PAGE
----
We don’t just die from epidemic diseases; we live with the knowledge of them, we try to prevent them, we care those that have fallen ill with them, we live through them, and we face the difficult decisions that arise from them. The Hays-Heighe House explores aspects of that wide-ranging experience both through its exhibit and through its upcoming programming.
Fall 2017/ Sprint 2018
The late Jim McKay, host of ABC's Wide World of Sports from 1961 to 1998, is the 2017 recipient of the Robert and Ann Heighe Award for Excellence in Equestrian Journalism. Come view the exhibit chronicling his life and career, and join us for a reception and award presentation in his honor.
November 10 - January 12, 2018
From its beginning as a small night college in the local high school, Harford Community College has grown tremendously. Flip through yearbooks, learn about the theater in the barn, and relive the glory of our champion football team. While much has changed on campus, the students have always been at the center of what we do.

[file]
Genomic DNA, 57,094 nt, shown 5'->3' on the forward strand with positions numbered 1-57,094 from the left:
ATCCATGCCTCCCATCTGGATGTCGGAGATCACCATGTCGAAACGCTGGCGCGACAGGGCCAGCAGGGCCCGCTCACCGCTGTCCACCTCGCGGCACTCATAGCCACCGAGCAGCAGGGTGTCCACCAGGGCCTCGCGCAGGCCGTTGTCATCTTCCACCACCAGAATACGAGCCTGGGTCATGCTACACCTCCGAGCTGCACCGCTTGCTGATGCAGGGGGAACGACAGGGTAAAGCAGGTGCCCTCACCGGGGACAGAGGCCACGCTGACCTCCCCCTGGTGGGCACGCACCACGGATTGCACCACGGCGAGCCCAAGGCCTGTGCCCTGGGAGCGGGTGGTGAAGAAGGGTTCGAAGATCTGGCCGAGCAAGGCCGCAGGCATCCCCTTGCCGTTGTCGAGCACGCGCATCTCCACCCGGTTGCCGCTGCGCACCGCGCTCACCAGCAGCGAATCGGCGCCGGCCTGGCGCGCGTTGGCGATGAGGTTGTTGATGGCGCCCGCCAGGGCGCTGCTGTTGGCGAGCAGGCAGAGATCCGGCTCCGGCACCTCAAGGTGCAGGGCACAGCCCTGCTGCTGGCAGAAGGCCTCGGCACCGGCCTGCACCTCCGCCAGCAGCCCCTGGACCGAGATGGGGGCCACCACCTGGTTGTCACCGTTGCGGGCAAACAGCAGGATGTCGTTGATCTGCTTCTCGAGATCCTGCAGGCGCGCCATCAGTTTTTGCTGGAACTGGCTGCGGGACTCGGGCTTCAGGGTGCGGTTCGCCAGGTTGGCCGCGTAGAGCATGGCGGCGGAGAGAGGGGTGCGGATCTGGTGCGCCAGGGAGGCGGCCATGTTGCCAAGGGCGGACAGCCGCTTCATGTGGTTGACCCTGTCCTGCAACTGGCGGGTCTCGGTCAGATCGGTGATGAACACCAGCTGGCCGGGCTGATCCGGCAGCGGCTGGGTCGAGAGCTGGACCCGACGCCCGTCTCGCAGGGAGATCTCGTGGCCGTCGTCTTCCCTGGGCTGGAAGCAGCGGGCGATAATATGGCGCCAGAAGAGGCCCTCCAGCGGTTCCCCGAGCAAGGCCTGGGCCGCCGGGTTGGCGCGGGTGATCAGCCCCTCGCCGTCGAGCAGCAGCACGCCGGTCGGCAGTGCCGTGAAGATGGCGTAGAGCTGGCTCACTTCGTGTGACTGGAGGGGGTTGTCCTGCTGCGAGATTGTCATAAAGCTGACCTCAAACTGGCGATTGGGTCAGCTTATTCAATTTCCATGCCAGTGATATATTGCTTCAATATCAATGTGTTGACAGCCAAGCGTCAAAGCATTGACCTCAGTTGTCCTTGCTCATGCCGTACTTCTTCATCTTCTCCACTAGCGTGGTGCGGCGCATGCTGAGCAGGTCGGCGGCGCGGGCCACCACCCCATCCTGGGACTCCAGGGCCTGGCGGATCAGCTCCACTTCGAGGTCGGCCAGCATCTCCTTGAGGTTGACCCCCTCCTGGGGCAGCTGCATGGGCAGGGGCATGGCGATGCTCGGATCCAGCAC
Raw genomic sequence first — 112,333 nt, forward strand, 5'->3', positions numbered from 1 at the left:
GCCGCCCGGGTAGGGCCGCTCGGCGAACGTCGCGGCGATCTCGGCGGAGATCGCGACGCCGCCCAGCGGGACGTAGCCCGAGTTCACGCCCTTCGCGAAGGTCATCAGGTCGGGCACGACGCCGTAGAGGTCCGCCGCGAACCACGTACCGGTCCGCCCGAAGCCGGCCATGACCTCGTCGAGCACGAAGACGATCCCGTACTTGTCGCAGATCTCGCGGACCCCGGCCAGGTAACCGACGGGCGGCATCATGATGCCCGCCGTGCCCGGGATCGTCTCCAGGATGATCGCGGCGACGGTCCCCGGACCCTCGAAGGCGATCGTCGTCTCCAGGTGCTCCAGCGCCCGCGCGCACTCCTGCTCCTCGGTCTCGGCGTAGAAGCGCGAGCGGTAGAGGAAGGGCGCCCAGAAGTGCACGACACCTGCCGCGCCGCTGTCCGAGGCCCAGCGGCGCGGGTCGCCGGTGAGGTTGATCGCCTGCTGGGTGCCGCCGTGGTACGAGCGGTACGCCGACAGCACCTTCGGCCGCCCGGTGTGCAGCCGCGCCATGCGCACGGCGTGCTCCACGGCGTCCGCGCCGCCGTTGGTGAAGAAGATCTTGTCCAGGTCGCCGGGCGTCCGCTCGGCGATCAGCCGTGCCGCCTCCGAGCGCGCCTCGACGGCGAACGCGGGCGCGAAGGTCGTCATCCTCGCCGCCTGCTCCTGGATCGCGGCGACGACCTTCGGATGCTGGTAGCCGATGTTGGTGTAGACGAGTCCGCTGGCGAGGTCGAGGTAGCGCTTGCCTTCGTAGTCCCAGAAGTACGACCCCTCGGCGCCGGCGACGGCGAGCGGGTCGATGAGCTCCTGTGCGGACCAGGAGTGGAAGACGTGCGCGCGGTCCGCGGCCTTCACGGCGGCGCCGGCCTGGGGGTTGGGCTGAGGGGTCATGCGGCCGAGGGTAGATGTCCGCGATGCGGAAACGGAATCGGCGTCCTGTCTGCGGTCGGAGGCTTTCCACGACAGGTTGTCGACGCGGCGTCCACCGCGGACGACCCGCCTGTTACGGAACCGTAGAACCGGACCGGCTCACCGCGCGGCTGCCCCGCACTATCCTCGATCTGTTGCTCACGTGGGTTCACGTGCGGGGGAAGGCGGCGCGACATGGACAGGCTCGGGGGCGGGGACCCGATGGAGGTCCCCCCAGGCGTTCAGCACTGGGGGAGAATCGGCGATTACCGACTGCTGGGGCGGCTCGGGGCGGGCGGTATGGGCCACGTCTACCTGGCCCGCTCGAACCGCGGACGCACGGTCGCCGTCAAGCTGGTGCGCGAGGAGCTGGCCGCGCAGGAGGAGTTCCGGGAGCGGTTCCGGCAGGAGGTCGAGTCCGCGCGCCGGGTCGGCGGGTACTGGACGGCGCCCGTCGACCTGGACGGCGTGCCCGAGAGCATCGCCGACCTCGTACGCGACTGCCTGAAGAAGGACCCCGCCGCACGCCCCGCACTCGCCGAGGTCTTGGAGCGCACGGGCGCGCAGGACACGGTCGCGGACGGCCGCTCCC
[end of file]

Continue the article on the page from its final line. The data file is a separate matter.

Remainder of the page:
September 11 - December 22, 2017
Over its 100 years of history, Aberdeen Proving Ground has seen and been part of numerous technological advances. Much technology originally developed for the military eventually finds its way into everyday civilian life. Learn about the surprising origins of a host of innovations, from canning to blood banks to jeeps.
September 7 - October 27, 2017
For a full century, Aberdeen Proving Ground has contributed mightily to national defense, testing ordnance and training soldiers in its use, studying chemical weapons and developing protections from them, and much more. It has also contributed mightily to growth and change in Harford County, employing local residents, altering the environment, and stimulating construction of housing, schools, and roads. This exhibit adds to centennial commemorations a scholarly and humanistic exploration of how APG’s presence has shaped the lives, histories, economy and culture of Harford Countians.
February 7, 2017 - May 31, 2017.
The Hays-Heighe House looks good for its 200 years of age, thanks in large part to the “good bones” provided by the skilled craftsmen who constructed the building by hand. Explore the House and learn more about its construction and careful renovation.
September 8, 2016 - January 6, 2017.